Jim Oberstar: A Congressman Who Fought For the Common Good

Former Congressman Jim Oberstar died on Saturday morning. In the days since, many who had the pleasure of knowing or working with him reflected on his personal character and commitment to the protection of human life and social justice.

Tom Berg, the James L. Oberstar Professor of Law and Public Policy at the University of St. Thomas, described the Congressman’s commitment to the common good:

Jim Oberstar believed in the capacity of government to increase people’s opportunities to realize their dreams. Raised on the Iron Range as a miner’s son, he knew the help that public works, labor unions, and other features of the New Deal had brought to average Americans. In strongly affirming government’s positive role, he strongly disagreed with many of his fellow legislators. But in these conflicts, he was one of those members, on both sides of the aisle, who viewed public policy as a serious matter—as a means to seek the common good, not simply partisan advantage.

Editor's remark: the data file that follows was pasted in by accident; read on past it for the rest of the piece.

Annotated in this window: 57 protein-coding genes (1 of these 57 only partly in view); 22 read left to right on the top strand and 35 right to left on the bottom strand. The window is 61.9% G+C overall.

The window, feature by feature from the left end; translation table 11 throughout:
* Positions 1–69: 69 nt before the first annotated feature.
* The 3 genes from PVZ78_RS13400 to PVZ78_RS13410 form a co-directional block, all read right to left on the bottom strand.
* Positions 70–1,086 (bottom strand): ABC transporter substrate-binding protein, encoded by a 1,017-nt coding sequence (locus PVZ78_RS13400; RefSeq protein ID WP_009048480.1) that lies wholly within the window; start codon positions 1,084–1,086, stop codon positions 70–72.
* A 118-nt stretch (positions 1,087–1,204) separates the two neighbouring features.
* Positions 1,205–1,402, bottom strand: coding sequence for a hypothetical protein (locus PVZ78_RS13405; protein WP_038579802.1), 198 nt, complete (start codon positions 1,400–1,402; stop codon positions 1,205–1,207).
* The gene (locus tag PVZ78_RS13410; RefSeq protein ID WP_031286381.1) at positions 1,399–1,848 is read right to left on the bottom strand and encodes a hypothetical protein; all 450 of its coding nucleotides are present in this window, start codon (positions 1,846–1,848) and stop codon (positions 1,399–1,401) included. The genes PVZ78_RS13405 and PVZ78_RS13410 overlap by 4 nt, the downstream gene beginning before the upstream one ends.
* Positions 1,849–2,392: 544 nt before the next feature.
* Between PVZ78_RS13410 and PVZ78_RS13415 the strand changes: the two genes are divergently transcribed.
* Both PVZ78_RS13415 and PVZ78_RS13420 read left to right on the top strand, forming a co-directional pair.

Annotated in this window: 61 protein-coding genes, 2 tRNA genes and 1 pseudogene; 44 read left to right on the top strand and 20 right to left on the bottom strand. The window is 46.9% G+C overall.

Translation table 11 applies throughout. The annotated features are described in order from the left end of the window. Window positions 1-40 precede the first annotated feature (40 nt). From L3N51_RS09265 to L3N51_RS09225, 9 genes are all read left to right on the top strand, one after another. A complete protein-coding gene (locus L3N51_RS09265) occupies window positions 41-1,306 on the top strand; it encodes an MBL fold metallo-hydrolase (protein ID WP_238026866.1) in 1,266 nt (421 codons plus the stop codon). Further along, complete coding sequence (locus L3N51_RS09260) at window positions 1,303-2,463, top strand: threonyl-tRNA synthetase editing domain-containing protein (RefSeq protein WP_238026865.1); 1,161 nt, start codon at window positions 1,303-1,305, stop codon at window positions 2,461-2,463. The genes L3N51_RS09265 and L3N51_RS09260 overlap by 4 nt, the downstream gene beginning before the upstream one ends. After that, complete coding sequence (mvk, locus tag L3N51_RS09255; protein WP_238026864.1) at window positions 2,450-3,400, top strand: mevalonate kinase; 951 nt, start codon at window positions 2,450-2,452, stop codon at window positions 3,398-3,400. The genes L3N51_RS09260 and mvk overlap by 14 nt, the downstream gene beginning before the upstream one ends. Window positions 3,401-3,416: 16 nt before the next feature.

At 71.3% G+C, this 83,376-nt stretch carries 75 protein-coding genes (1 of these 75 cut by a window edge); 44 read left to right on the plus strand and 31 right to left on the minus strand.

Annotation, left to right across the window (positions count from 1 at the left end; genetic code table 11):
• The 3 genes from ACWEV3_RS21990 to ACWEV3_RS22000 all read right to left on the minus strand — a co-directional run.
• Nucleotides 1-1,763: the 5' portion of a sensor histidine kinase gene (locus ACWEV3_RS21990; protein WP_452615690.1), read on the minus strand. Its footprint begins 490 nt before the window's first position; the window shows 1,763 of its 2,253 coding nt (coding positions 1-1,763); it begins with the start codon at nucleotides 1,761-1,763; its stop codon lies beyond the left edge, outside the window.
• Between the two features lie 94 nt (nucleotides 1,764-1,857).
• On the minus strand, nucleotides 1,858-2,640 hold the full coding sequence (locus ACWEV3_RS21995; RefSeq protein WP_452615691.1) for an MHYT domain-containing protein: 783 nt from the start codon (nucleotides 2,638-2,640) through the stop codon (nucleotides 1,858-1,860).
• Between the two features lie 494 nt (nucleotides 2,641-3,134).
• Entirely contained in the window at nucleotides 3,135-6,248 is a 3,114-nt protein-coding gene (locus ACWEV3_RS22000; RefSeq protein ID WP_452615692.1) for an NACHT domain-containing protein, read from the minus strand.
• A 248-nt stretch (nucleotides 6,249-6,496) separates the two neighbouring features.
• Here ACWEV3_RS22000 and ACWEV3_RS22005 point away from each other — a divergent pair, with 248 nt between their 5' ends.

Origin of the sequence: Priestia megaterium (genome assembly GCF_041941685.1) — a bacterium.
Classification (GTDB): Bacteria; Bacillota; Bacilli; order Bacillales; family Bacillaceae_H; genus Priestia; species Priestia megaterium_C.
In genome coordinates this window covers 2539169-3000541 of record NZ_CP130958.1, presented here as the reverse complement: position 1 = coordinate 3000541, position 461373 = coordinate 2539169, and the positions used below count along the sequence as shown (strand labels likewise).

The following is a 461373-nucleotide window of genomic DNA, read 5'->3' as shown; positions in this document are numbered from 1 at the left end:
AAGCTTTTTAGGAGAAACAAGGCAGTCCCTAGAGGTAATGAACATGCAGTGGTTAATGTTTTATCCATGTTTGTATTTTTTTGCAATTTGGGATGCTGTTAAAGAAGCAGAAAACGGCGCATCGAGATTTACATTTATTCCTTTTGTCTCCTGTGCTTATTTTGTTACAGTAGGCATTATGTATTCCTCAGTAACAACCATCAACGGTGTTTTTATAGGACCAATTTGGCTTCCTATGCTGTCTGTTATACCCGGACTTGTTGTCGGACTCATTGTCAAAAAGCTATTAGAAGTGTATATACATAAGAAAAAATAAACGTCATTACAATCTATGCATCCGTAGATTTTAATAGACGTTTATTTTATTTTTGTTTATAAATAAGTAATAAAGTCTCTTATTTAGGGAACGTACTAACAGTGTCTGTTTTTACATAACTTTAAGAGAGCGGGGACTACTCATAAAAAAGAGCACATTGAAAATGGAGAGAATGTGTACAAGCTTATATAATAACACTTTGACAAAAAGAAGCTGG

In addition, Oberstar showed a strong commitment to authentic pro-life principles:

Last but certainly not least, Oberstar represented the pro-life position within the Democratic Party. He ran for the Democratic-Farmer-Labor nomination for Senate in 1984 and was defeated in part because he would not adopt the pro-choice position that was becoming increasingly dominant within the party. In a 2005 address at the St. Thomas law school (available here), he cited Joseph Cardinal Bernardin’s metaphor of the “seamless garment of life” and stated that “it is not sufficient to be opposed to abortion: we must also support pre- and post-natal care of mother and child; we must advocate for education, health care, jobs with a livable wage, housing and food for the needy; oppose the death penalty; and resist unjust war.” For Jim Oberstar, protecting the unborn was of one piece with protecting the vulnerable in other aspects of life: an essential component of the common good. We desperately need to strengthen that voice today, calling Democrats back to apply to the unborn their concern for “the least of these,” and calling all of us to an ethic of care supporting all those in need and reducing the situations that drive women to feel they need abortions.